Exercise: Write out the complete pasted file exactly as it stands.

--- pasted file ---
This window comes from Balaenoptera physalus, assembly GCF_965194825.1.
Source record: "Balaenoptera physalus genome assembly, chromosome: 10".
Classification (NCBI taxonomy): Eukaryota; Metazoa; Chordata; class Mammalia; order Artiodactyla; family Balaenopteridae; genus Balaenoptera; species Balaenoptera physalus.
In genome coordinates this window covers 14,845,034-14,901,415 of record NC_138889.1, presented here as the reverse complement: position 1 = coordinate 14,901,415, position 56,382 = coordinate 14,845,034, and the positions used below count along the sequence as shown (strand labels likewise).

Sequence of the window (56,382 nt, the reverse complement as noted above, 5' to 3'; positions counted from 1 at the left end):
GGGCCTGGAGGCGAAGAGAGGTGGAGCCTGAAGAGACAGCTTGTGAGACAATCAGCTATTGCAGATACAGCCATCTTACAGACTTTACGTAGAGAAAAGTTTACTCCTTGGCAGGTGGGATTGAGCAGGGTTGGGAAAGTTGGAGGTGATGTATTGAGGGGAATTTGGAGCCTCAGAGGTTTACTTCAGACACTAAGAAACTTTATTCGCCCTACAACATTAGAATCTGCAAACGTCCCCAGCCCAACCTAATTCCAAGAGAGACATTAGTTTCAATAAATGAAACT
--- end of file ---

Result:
This window comes from Balaenoptera physalus, assembly GCF_965194825.1.
Source record: "Balaenoptera physalus genome assembly, chromosome: 10".
Classification (NCBI taxonomy): Eukaryota; Metazoa; Chordata; class Mammalia; order Artiodactyla; family Balaenopteridae; genus Balaenoptera; species Balaenoptera physalus.
In genome coordinates this window covers 14,845,034-14,901,415 of record NC_138889.1, presented here as the reverse complement: position 1 = coordinate 14,901,415, position 56,382 = coordinate 14,845,034, and the positions used below count along the sequence as shown (strand labels likewise).

Sequence of the window (56,382 nt, the reverse complement as noted above, 5' to 3'; positions counted from 1 at the left end):
GGGCCTGGAGGCGAAGAGAGGTGGAGCCTGAAGAGACAGCTTGTGAGACAATCAGCTATTGCAGATACAGCCATCTTACAGACTTTACGTAGAGAAAAGTTTACTCCTTGGCAGGTGGGATTGAGCAGGGTTGGGAAAGTTGGAGGTGATGTATTGAGGGGAATTTGGAGCCTCAGAGGTTTACTTCAGACACTAAGAAACTTTATTCGCCCTACAACATTAGAATCTGCAAACGTCCCCAGCCCAACCTAATTCCAAGAGAGACATTAGTTTCAATAAATGAAACT